In the absence of new evidence, one begins to listen to the voices of concern, which are out there on a very big scale. About 90 per cent. of responses to the public consultation opposed increased competition, a point made strongly by the hon. Member for Great Grimsby. The responses come from some very respectable sources. The chairman of the Probation Boards Association said that the overriding criterion was whether these proposals were likely to reduce reoffending. His contended that a multiplicity of providers being promoted in a confused marketplace and regional offender managers commissioning from the regional level and not the local level could only militate against the achievement of a reduction in reoffending.
The Prison Reform Trust is concerned about local accountability and a move away from community solutions to crime prevention and resettlement. The Howard League for Penal Reform considers that the current proposals “sound the death knell” for a publicly accountable probation service.
Usefully, the National Association of Probation Officers points to the maintenance of training standards. Today, apparently, it costs £70,000 to train in the probation service. That makes sense, given the need for qualifications and the high level of training. How can we be sure of maintaining those training standards in a more fragmented marketplace in which the private sector is more dominant? The Local Government Association warns that the new model would hamper local partnerships working together at a time when the Government appear to be encouraging just that.
I am all for strong leadership in the face of opposition and dug-in vested interests, as long as it is supported by good, hard evidence. We have heard none today. In its absence, it is not encouraging that the Government’s mind has changed so much in the past few years-although perhaps that is not surprising, given the revolving door at the Home Office.
I come again to the National Association of Probation Officers. It pointed out in its criticism of the proposals that the Bill is a complete reversal of the Government’s position in 1998 when in a consultation paper, “Joining Forces to Protect the Public”, it recommended that the national probation service be established. At that time, the probation service was perceived, it said, as a fragmented organisation with only limited local accountability. The danger is that that is exactly what the Bill might reproduce.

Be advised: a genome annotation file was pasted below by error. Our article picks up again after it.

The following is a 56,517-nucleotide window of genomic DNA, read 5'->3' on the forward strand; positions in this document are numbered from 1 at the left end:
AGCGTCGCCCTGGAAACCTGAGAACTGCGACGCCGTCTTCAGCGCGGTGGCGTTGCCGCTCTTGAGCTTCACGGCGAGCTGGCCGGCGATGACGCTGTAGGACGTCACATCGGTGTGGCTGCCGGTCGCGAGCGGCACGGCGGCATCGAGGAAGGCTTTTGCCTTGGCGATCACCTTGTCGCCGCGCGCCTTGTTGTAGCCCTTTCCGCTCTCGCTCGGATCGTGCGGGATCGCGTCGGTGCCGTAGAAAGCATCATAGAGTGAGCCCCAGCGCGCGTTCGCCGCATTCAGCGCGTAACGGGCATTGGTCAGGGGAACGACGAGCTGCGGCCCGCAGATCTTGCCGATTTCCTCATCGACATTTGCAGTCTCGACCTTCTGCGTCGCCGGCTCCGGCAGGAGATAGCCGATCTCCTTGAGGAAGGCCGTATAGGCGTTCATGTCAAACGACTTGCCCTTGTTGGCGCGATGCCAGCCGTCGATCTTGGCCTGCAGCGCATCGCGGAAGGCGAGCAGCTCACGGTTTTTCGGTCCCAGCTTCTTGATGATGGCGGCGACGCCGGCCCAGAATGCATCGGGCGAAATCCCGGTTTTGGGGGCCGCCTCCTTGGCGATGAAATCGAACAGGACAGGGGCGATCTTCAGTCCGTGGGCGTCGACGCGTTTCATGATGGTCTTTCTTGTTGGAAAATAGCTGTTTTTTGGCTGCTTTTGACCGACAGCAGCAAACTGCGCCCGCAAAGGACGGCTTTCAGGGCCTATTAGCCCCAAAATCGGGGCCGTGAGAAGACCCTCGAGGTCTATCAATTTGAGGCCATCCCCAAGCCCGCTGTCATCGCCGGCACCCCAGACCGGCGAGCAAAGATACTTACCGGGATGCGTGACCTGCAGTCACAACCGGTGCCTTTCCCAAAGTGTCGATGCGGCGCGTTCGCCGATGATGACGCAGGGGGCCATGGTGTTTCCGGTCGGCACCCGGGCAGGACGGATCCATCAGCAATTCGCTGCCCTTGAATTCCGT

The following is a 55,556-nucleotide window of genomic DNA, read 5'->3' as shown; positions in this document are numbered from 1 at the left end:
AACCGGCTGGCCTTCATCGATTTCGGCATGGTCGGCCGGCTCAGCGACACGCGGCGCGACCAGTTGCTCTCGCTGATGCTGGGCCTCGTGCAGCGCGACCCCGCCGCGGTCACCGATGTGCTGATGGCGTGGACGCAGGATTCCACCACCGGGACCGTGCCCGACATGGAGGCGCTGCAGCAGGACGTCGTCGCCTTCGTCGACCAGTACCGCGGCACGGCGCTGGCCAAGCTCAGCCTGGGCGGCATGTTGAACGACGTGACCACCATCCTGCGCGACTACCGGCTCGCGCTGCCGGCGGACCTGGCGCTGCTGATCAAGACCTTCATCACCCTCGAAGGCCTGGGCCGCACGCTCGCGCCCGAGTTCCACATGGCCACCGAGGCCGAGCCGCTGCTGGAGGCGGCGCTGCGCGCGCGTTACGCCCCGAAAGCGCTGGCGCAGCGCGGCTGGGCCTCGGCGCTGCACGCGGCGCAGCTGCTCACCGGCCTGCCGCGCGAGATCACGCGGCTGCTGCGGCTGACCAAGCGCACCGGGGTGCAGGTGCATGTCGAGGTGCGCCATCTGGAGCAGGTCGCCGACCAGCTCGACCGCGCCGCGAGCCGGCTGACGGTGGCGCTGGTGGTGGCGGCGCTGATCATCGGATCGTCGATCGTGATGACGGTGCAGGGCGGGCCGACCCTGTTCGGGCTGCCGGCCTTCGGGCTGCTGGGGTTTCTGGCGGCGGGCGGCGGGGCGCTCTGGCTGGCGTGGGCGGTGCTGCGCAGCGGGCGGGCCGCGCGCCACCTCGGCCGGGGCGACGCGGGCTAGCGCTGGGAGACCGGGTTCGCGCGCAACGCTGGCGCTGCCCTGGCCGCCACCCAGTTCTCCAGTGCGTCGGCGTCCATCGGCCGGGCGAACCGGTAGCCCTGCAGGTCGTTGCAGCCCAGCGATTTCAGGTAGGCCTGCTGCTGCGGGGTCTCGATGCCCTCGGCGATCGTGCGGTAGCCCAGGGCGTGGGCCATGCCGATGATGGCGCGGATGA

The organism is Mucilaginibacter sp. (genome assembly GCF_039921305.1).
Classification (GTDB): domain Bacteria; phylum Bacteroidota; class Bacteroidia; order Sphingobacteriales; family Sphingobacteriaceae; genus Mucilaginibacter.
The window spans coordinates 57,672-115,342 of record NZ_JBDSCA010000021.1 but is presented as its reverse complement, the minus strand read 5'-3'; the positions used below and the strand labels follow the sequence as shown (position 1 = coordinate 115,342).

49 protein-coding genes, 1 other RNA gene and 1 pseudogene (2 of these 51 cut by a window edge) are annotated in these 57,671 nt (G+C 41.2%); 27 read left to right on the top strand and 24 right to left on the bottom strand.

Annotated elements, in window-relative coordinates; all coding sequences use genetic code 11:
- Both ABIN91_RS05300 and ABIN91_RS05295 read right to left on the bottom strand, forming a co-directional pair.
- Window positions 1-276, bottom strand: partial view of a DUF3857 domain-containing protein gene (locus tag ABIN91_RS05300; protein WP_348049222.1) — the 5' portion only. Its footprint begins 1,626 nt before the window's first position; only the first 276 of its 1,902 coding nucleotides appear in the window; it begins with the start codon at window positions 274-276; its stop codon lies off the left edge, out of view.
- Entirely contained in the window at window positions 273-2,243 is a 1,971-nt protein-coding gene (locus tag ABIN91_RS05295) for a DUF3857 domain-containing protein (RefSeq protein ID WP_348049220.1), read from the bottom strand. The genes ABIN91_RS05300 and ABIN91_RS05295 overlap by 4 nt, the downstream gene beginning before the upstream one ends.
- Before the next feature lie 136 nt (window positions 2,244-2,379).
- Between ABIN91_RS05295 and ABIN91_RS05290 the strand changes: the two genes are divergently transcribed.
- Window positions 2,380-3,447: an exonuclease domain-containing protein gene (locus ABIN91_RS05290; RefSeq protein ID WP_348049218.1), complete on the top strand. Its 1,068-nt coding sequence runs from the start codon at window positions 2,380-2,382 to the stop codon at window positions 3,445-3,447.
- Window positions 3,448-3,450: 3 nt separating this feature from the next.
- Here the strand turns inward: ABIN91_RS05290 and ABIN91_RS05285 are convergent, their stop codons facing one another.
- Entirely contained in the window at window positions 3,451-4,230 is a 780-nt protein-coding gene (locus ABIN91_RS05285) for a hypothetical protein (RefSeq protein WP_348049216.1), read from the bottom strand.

The case for reform and further disruption of a major public service has not been supported by evidence of a link between increased competition and reducing reoffending rates. The Bill reeks of centralisation, when one intuitively feels that the solutions are likely to be increasingly local. Personally, I regret the lack of emphasis on the bigger picture. There is an urgent need to make prison work more effectively for those inside it. That lack is particularly disappointing, given the excellent work done in 2002 by the Government’s social exclusion unit in identifying the key factors that influence reoffending. Those pathways to support the rehabilitation of offenders include accommodation, education, training, employment, mental and physical health, drugs, alcohol, finance, benefits and debt, maintaining relationships with children and family, attitudes, thinking and behaviour.
Since then, not enough has been done to make prison work more effectively. The Bill feels like a missed opportunity to get to grips with one of the most stubborn and unacceptable facts on the political landscape: two thirds of people who pass through our prisons will reoffend within two years. That statistic reeks of failure and carries with it a huge sense of waste-both of money and human lives.
OTHER CONTRIBUTIONS TO THE DEBATE
Mr. Nick Hurd (Ruislip-Northwood) (Con): The Home Secretary has set the yardstick for judging the success of the Bill: a drop in the stubborn and wholly unacceptable reoffending rate. The Government’s case is that increasing competition will achieve just that, but given that probation boards already subcontract, in effect, 2 to 3 per cent. of their budgets to the private and voluntary sector, what hard evidence is there from that outsourcing to support the Government’s case?
John Reid: First, this is not just a matter of competition. It is a matter of allowing ourselves the assistance of a diverse range of providers, with expertise that is particular to particular areas and that could help-in other words, a panoply or reservoir of people who can assist in trying to reduce reoffending. Secondly, I think that the hon. Gentleman is asking me, what evidence is there that the present position, which is voluntary-opening up to bringing in the voluntary, the charitable or the private sector-is bound to be less successful than the Bill? The truth of the matter is that, at the moment, the rate of giving access to other than the publicly provided probation service is very low indeed, although it is not so low as to mean that the Bill is a change in principle.